According to the international labor organization, human trafficking brings in around $150 billion in profit each year and more than 20 million people are being trafficked worldwide. An estimated 5% of men have or will be buyers of sex workers, according to police. 

These are significant numbers that could go up with Super Bowl LVII. 

In an effort to help, the City of Phoenix has also partnered with the SOAP Project. Hundreds of volunteers are labeling small bars of soap and makeup removal wipes with education about the signs of human trafficking. Those items are being sent to local hotels and motels.

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Polaris also says, “The awareness raised about sex trafficking leading up to the Super Bowl helps to increase public knowledge that this crime exists in our communities. However, that awareness shouldn’t be limited to only sex trafficking, the [city where the Super Bowl is held], or the big game. Victims of sex and labor trafficking need help and services throughout the year.”

Know the signs and how to report suspected trafficking 

Law enforcement officials say that the public being able to spot the signs of human trafficking is one of the key ways to combat it long term. So what can make someone vulnerable to trafficking, and how can the average person help fight it?

Here’s a helpful guide shared by YouCanStopHT.com to help train the public to know what to look for.

The National Human Trafficking Hotline has also put together a comprehensive—but not exhaustive—list of common “signs” that a person might be in a trafficking situation. Check out the full list if you get a chance, but here are some examples.

Consider reporting a situation if the individual in question:

  • Is not free to leave or come and go at will
  • Is unpaid, paid very little, or paid only through tips
  • Owes a large debt and is unable to pay it off
  • Works or lives in locations with high-security measures (e.g. opaque windows, security cameras, etc)
  • Is living and working on the same site
  • Is fearful, anxious, depressed, submissive, tense, or nervous/paranoid
  • Shows signs of substance abuse or addiction
  • Shows signs of physical and/or sexual abuse, physical restraint, confinement, or torture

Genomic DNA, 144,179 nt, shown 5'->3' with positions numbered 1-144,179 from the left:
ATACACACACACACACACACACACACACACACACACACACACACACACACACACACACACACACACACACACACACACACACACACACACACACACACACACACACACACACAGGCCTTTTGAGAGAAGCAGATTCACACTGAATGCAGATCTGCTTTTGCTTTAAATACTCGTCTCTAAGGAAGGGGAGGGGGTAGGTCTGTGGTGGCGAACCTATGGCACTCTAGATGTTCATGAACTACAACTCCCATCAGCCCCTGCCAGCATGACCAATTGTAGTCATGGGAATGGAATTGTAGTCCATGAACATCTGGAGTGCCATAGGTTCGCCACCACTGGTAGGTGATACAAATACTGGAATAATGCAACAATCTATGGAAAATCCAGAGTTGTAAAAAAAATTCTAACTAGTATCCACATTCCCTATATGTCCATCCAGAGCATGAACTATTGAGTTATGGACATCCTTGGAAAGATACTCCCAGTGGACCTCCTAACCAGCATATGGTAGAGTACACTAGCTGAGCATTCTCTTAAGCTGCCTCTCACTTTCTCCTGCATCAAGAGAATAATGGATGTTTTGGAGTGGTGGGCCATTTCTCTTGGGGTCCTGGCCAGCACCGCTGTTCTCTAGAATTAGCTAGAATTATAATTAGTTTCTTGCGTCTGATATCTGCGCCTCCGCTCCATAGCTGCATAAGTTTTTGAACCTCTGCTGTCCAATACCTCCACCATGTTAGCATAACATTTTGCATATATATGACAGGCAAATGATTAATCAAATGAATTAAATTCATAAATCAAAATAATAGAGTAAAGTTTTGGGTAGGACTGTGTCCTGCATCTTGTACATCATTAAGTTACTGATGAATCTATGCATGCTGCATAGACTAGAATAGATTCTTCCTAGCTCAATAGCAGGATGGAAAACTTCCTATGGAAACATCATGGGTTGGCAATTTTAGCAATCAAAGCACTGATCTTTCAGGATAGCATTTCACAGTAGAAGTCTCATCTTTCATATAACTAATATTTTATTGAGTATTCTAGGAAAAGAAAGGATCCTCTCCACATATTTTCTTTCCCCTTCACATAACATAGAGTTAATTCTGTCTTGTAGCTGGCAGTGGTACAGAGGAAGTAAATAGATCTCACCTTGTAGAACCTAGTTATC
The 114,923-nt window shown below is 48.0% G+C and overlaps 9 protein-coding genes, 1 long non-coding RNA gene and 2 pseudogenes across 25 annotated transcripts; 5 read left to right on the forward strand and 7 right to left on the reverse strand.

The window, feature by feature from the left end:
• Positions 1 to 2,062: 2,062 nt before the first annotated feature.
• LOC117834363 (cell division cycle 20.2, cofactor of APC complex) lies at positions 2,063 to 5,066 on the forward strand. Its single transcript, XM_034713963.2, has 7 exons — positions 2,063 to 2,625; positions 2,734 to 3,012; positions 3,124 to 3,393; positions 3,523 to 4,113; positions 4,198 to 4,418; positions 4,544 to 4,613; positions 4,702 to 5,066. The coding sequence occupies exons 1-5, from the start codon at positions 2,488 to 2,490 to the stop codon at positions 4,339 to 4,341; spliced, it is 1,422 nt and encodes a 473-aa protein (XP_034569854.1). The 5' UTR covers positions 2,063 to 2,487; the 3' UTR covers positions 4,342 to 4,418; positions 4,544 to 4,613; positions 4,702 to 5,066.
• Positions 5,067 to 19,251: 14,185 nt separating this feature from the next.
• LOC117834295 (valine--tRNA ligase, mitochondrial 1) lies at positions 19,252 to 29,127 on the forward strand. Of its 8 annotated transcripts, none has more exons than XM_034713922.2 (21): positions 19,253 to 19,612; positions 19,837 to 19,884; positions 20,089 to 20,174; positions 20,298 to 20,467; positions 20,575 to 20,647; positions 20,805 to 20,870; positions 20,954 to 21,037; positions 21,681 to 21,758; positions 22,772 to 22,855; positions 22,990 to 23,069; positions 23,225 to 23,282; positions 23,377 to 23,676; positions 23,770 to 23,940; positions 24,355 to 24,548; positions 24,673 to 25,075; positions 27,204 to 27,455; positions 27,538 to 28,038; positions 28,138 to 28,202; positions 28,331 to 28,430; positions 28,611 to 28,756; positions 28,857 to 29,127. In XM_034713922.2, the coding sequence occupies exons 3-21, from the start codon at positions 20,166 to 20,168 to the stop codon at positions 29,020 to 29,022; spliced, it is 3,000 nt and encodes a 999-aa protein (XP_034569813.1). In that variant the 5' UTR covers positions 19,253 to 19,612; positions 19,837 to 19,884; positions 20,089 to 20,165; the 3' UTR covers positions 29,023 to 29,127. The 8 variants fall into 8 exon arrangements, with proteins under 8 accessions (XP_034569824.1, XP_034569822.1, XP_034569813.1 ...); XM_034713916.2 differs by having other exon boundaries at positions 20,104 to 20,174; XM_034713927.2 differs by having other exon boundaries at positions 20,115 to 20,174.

• Has few or no personal possessions
  • Is not in control of his or her own money, bank account, or identification documents
  • Is not allowed to speak for himself or herself (a third party takes the lead)
  • Shows a lack of knowledge about where he or she is staying, what city it’s in
  • Shares scripted, confusing, or inconsistent stories

It’s also important to note that according to cases reported to the National Human Trafficking Hotline, pornography was the 3rd-most common form of sex trafficking, after escort services and illicit massage businesses.

Related: 5 Ways You Can Help Fight Human Sex Trafficking in Your Daily Life

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The National Human Trafficking Hotline is a 24/7 hotline that responds both to tips of possible trafficking and victims reaching out for help themselves.

You can call 1-888-373-7888 any time. You can also text 233733 at any time or chat live on their website. Advocates on the other end will coordinate with the best resources for the situation—local law enforcement if warranted, investigators, and service provider partners that help with victims’ needs.

Arizona officials share these state-specific resources, too: 


Victim Resources

If you see something, be sure to say something and call the proper authorities. Remember that trafficking happens every day in all 50 states and in every country around the world.

Click here to learn about how porn and sex trafficking are connected.